The school currently offers only a full-time on-campus MBA program that can be completed in two years. It also offers six joint programs where students can simultaneously earn another master’s degree or professional doctorate with the MBA degree. These are:
- Master of Science in Life Sciences
- Master of Public Policy
- Master of Public Administration – International Development
- Juris Doctor (Law)
- Doctor of Medicine
- Doctor of Dental Medicine
- Master of Science in Engineering Sciences
HBS also offers eight doctoral programs in the following business sub-disciplines: Accounting, Management, Business Economics and Finance, Health Policy Management, Marketing, Organizational Behavior, Strategy, and Technology and Operations Management.
HBS also opened its doors to non-enrolled students seeking a Harvard-based education through HBS Online. The portal offers synchronous and asynchronous courses that allow students to earn training certificates or even undergraduate credit. One of the standout courses in this platform is the Harvard Business Analytics Program, available to MBA students and graduates seeking to be adept in data science and analytics.
Yale University’s School of Organization and Management was founded in 1973. Twenty years later, the school’s name was changed to what is known today as the School of Management (SOM). In 1999, Yale SOM offered its first full-time MBA program, followed by an EMBA offering in 2005.
At present, the school continues to offer the full-time MBA and Executive MBA (EMBA) programs. A direct undergraduate-to-MBA pathway is also available to Yale undergraduate seniors through its Silver Scholars Program.
Students enrolled in the MBA program can also simultaneously pursue another graduate degree. This can be a master’s degree in Public Health, Forestry/Environmental Studies, Global Affairs, Architecture, Drama, or Divinity. A degree in Medicine or Law, or a Ph.D. degree from the Graduate School of Arts and Sciences are also available options. This joint degree pathway reduces the completion time by as much as a year compared to when the programs are taken separately. Business-focused Ph.D. programs are also offered, but this is outside of the joint degree pathway.
Aside from an MBA, Yale SOM also offers management-focused master’s degrees, such as Advanced Management, Asset Management, Systemic Risk, Global Business & Society, and Public Education Management programs.
It also offers non-degree certificate programs for working individuals or company employees (locally or internationally employed, and applicable to employees whose employers have a partnership agreement with Yale SOM). Executive Education, as the school brands it, offers courses on Management, Sustainability, Business Perspective, Healthcare Management, Leadership, and Digital Marketing, among others.
Founded in 1764, Brown University is one of the oldest universities in the US. Its School of Professional Studies (SPS) houses its lone MBA program, the Executive MBA for seasoned professionals, and two other advanced programs – the Master’s in Healthcare Leadership and Master’s in Technology Leadership programs.
The SPS offers an Executive MBA program in partnership with Spain’s Instituto de Empressa, thus the name of the program, the IE Brown Executive MBA. The 15-month program is of a hybrid format and requires a five-week residency either at the Brown campus in Rhode Island or the IE Business School campus in Spain. Some of the standout features of the curriculum include courses on relevant topics like Technology & Innovation Strategy, Society and Culture in the Age of Globalization, The Rise of China, Understanding Health Disparities, Entrepreneurial Opportunities in Developing Regions, and Globalization and the Arts, to name a few. All these are offered along with Executive MBA essentials like Financial Accounting, Entrepreneurial Management, Financial Management, and Managerial Economics.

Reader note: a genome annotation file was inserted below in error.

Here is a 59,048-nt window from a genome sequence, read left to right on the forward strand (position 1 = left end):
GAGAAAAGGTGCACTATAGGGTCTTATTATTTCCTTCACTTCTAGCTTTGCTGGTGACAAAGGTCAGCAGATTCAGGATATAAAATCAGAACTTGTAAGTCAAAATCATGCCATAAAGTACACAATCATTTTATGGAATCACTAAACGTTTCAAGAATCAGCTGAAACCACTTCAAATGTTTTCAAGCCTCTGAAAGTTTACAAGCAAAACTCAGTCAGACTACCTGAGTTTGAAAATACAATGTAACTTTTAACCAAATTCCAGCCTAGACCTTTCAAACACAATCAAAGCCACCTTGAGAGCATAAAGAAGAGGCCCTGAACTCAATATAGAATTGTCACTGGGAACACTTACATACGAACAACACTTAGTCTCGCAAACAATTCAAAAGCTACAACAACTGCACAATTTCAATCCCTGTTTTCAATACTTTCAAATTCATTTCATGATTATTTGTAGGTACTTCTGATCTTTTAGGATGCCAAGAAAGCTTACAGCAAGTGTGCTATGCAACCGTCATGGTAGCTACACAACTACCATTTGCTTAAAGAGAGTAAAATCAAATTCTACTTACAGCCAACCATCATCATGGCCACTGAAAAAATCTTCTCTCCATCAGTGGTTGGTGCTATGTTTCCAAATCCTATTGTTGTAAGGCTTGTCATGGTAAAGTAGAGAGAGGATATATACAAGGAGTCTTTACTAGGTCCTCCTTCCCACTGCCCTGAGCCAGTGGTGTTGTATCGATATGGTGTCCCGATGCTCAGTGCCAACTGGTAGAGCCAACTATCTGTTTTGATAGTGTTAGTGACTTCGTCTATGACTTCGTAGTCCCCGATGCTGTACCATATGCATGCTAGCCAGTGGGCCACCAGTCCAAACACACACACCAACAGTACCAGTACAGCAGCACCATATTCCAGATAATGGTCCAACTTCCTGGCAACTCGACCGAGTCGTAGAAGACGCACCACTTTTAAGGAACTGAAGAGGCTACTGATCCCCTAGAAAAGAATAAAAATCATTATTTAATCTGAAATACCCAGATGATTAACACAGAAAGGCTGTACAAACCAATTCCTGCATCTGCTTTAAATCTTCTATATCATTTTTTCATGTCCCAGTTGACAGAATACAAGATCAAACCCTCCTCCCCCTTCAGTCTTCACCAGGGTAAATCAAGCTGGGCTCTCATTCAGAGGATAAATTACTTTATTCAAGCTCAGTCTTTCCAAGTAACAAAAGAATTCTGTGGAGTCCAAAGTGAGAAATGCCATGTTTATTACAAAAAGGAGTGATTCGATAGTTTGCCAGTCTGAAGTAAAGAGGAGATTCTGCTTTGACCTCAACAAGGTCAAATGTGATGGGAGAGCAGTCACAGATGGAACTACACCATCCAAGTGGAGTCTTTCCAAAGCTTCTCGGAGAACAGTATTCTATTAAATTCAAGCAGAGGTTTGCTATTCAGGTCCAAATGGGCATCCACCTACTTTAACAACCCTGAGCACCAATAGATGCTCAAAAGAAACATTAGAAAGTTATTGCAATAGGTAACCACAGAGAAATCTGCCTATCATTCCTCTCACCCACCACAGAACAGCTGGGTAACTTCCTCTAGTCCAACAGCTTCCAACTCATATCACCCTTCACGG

Brown SPS also offers executive education courses curated for both individual professionals and company employees. It offers courses on communication, coaching, leadership, and problem-solving. Certificates are issued to participants after completing the courses.
Princeton University founded the Bendheim Center for Finance (BCF) in 1997. It does not offer any MBA programs in any form. Instead, Its focus is on finance and economics and its integration with information technology. In line with this, it offers two programs – an undergraduate non-degree certificate in Finance and a Master’s in Finance program.
A master’s degree in finance is a viable alternative for those seeking advanced degrees in the business realm. Not only does Princeton’s BCF’s MF program have a heightened focus in securities, risk, trading, income and price analytics, and asset management, but it is also deeply integrated with concepts on information technology, engineering, operations, research, data science, fintech, and machine learning. Its graduates are groomed for roles that require current business and technology integrative knowledge, which is an entry-level requirement nowadays among various business organizations, especially those in innovation and advancement.
Students enrolled in the MF program full-time (two years) can also pursue the BCF Machine Learning Certificate—the first of its kind at the graduate level. The program aims to upskill graduate students with the essentials of Machine Learning, focusing on its application in finance, economics, entrepreneurship, and fintech.